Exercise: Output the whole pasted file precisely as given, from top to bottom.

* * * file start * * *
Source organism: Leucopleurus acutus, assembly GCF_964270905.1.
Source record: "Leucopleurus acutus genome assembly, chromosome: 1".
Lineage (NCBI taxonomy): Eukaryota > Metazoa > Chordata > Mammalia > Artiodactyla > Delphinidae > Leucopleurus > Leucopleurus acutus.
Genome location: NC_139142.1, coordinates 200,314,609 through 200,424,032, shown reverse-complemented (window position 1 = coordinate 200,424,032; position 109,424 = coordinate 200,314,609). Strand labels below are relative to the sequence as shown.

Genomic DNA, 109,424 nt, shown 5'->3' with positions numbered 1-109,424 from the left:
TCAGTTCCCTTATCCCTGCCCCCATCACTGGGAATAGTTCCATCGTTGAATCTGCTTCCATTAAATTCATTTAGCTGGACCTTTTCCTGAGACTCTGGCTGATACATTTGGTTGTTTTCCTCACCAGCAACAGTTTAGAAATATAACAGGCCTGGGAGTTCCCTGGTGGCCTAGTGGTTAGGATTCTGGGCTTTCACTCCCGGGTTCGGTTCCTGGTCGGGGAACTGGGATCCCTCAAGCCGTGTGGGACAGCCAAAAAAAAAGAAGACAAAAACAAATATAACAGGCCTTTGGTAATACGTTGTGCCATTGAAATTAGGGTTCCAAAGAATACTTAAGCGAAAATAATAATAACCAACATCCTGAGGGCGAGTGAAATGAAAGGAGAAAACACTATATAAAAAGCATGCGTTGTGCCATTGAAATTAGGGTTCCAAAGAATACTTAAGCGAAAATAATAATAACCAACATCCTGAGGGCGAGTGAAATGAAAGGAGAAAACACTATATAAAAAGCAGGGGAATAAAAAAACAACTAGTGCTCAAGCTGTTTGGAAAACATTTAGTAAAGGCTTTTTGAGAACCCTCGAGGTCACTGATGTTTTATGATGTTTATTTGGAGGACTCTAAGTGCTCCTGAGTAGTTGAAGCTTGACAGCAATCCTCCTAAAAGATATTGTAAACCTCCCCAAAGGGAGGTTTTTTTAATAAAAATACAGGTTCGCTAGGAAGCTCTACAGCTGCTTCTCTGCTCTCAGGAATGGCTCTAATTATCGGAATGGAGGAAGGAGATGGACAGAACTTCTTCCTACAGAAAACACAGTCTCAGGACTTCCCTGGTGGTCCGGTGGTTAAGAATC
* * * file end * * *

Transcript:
Source organism: Leucopleurus acutus, assembly GCF_964270905.1.
Source record: "Leucopleurus acutus genome assembly, chromosome: 1".
Lineage (NCBI taxonomy): Eukaryota > Metazoa > Chordata > Mammalia > Artiodactyla > Delphinidae > Leucopleurus > Leucopleurus acutus.
Genome location: NC_139142.1, coordinates 200,314,609 through 200,424,032, shown reverse-complemented (window position 1 = coordinate 200,424,032; position 109,424 = coordinate 200,314,609). Strand labels below are relative to the sequence as shown.

Genomic DNA, 109,424 nt, shown 5'->3' with positions numbered 1-109,424 from the left:
TCAGTTCCCTTATCCCTGCCCCCATCACTGGGAATAGTTCCATCGTTGAATCTGCTTCCATTAAATTCATTTAGCTGGACCTTTTCCTGAGACTCTGGCTGATACATTTGGTTGTTTTCCTCACCAGCAACAGTTTAGAAATATAACAGGCCTGGGAGTTCCCTGGTGGCCTAGTGGTTAGGATTCTGGGCTTTCACTCCCGGGTTCGGTTCCTGGTCGGGGAACTGGGATCCCTCAAGCCGTGTGGGACAGCCAAAAAAAAAGAAGACAAAAACAAATATAACAGGCCTTTGGTAATACGTTGTGCCATTGAAATTAGGGTTCCAAAGAATACTTAAGCGAAAATAATAATAACCAACATCCTGAGGGCGAGTGAAATGAAAGGAGAAAACACTATATAAAAAGCATGCGTTGTGCCATTGAAATTAGGGTTCCAAAGAATACTTAAGCGAAAATAATAATAACCAACATCCTGAGGGCGAGTGAAATGAAAGGAGAAAACACTATATAAAAAGCAGGGGAATAAAAAAACAACTAGTGCTCAAGCTGTTTGGAAAACATTTAGTAAAGGCTTTTTGAGAACCCTCGAGGTCACTGATGTTTTATGATGTTTATTTGGAGGACTCTAAGTGCTCCTGAGTAGTTGAAGCTTGACAGCAATCCTCCTAAAAGATATTGTAAACCTCCCCAAAGGGAGGTTTTTTTAATAAAAATACAGGTTCGCTAGGAAGCTCTACAGCTGCTTCTCTGCTCTCAGGAATGGCTCTAATTATCGGAATGGAGGAAGGAGATGGACAGAACTTCTTCCTACAGAAAACACAGTCTCAGGACTTCCCTGGTGGTCCGGTGGTTAAGAATC